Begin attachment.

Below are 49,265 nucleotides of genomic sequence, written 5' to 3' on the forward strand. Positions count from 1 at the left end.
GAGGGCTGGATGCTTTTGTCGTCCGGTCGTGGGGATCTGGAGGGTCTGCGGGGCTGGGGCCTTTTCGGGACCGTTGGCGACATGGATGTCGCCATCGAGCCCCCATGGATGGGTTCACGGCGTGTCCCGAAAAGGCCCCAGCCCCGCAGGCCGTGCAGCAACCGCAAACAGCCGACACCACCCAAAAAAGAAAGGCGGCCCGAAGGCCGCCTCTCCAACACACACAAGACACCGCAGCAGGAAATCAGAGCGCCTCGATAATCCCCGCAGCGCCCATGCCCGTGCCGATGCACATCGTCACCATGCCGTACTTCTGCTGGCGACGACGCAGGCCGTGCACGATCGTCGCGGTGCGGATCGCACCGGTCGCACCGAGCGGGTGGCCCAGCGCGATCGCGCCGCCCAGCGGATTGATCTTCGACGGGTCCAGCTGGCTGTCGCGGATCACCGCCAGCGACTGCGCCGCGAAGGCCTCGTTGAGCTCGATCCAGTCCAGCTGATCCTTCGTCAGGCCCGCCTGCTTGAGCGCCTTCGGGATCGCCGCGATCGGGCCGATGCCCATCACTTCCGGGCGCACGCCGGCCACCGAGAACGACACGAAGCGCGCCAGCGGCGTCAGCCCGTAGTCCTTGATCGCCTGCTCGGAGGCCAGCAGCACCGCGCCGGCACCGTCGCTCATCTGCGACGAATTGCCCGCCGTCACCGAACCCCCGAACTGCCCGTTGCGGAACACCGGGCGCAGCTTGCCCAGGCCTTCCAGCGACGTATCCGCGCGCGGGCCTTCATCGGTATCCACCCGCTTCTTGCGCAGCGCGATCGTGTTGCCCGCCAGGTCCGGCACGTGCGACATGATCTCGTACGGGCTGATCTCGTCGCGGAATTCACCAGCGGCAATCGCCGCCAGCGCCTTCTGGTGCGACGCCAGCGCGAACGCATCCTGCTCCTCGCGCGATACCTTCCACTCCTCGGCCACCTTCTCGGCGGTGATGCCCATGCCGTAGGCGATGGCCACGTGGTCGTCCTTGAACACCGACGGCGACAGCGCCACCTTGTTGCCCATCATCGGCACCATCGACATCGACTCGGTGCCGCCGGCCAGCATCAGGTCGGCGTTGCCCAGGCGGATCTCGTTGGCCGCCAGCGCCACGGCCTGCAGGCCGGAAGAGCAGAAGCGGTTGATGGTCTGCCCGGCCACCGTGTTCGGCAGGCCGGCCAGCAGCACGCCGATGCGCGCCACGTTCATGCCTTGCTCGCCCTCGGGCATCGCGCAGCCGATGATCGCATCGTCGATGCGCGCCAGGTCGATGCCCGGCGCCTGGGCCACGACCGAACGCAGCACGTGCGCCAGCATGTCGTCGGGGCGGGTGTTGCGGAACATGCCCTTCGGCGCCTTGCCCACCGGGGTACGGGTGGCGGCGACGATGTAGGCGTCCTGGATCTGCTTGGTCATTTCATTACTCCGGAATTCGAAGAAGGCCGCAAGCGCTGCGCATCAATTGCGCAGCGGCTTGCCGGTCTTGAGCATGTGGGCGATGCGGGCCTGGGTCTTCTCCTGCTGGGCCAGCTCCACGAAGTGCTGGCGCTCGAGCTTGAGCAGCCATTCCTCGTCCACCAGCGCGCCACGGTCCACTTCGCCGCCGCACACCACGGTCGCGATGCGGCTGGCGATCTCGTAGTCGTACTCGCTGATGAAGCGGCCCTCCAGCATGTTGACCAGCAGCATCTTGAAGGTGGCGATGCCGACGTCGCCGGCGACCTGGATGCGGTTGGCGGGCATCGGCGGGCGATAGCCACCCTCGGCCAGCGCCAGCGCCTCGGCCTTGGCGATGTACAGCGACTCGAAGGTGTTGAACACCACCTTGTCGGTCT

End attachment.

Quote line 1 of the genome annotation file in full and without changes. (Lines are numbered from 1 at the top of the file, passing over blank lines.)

Below are 49,265 nucleotides of genomic sequence, written 5' to 3' on the forward strand. Positions count from 1 at the left end.